Sexual abuse of children is a pervasive and growing problem, which has demanded the attention of several professional groups. Because most children never reveal the abuse, understanding the psychodynamics involved is fundamental to the detection of these victims. Physicians should be aware of the masked clinical and behavioral indicators of sexually abused children that signal the need for further questioning. Through appropriate inspection of genitalia and anus in routine examination of the child, the physician can establish rapport and a foundation of trust critical for disclosure of abuse. The history the child gives is the most important evidence and is most credible when spontaneous, consistent, and detailed. Physicians must report any suspicion of child abuse to the Texas Department of Human Services (TDHS) and/or law enforcement agencies. Finally, physicians can help prevent such sexual abuse by providing anticipatory guidance for parents and caretakers of children.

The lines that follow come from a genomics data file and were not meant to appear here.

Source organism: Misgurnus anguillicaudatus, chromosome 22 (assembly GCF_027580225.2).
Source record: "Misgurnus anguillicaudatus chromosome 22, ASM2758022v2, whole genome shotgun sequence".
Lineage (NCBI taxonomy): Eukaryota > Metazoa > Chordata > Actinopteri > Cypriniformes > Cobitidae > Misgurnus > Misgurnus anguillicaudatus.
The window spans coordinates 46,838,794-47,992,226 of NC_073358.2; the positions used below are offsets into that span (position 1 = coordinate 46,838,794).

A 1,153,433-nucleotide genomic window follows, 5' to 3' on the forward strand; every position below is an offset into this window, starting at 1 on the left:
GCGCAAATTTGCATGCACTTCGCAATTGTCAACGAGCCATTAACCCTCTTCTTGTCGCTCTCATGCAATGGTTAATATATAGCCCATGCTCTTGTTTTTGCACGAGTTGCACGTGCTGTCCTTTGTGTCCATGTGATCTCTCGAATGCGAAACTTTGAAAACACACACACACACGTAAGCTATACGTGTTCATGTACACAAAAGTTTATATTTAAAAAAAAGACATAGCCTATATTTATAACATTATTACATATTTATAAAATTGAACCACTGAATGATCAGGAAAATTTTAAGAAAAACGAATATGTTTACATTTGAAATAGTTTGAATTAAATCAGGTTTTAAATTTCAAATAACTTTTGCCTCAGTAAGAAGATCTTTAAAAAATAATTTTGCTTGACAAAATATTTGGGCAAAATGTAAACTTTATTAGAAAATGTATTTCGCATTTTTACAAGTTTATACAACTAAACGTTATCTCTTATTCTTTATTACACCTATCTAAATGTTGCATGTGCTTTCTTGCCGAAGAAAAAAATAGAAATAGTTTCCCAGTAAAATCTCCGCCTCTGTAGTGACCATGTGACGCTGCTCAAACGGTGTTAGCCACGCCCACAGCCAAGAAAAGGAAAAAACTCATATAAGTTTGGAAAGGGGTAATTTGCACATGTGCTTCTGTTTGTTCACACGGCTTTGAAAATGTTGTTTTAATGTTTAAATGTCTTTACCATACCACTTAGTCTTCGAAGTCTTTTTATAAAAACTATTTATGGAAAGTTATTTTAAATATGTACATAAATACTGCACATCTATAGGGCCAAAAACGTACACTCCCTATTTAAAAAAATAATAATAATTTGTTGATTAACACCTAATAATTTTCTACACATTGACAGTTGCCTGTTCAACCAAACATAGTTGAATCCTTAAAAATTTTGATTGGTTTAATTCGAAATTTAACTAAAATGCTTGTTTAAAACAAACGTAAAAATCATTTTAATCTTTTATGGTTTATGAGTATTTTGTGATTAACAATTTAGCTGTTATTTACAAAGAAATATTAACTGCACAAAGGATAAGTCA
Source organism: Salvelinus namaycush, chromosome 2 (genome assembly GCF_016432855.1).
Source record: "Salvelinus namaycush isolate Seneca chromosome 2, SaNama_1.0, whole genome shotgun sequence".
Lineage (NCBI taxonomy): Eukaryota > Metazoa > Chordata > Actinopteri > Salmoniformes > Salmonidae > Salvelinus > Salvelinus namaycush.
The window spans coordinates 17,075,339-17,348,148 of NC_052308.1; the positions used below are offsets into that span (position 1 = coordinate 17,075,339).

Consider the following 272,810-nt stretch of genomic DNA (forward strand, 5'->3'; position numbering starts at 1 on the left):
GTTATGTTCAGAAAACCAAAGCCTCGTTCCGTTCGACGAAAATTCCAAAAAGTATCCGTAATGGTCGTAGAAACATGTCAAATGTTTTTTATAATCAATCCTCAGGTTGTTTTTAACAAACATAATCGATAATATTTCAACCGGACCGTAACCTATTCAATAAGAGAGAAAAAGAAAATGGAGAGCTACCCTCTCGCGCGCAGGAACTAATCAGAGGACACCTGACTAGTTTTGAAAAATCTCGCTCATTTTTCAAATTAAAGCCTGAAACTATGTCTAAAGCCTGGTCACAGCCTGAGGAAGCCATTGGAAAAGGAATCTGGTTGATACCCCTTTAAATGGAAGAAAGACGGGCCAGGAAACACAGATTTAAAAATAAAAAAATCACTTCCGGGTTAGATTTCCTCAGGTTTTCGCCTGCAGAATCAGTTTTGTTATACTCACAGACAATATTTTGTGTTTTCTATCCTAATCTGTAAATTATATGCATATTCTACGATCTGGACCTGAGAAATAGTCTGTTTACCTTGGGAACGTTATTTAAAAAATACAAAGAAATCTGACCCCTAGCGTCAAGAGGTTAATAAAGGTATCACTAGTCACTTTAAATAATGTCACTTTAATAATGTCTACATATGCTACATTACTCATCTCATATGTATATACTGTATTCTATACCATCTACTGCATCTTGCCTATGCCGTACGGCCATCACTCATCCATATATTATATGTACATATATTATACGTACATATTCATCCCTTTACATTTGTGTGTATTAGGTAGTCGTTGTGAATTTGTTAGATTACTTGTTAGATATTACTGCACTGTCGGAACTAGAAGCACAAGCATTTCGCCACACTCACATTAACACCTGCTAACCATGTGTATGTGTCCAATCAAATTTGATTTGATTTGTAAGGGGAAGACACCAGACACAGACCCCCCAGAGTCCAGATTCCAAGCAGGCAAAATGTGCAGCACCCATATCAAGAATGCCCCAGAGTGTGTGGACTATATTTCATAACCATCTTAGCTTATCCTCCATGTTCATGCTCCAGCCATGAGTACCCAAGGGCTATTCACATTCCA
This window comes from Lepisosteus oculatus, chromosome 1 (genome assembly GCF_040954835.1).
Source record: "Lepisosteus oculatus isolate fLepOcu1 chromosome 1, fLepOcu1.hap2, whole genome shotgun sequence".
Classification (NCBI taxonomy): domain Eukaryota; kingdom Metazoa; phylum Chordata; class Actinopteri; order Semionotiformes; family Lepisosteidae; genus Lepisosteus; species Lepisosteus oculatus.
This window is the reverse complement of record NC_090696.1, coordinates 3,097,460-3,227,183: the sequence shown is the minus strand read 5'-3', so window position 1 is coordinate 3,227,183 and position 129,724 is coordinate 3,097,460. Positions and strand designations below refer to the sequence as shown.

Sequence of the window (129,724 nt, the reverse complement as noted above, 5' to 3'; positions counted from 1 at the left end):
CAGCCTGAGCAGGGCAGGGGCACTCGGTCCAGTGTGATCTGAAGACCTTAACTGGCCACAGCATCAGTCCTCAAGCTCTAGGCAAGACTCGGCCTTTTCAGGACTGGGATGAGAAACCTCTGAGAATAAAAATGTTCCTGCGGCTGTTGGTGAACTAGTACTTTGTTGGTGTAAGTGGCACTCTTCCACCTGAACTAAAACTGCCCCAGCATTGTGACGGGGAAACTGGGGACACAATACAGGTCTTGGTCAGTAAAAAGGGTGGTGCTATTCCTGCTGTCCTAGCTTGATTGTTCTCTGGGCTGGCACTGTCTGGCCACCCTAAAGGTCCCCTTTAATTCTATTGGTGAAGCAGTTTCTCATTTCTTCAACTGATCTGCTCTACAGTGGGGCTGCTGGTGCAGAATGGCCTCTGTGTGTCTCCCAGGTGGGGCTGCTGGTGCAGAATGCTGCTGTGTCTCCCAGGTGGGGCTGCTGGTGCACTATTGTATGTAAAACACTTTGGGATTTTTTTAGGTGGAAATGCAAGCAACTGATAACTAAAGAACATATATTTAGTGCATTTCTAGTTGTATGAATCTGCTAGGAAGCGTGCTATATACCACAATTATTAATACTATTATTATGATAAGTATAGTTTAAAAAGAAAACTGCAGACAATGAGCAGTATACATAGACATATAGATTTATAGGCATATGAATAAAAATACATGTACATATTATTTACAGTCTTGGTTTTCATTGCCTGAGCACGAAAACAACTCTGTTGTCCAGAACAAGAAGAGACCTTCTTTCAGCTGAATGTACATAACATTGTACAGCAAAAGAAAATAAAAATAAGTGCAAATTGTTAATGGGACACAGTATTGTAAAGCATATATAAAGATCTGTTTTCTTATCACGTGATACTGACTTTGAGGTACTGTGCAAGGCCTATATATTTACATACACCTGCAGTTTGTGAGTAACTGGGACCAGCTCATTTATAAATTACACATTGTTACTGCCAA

|Original language||English (US)|
|Number of pages||4|
|State||Published - Jun 1991|
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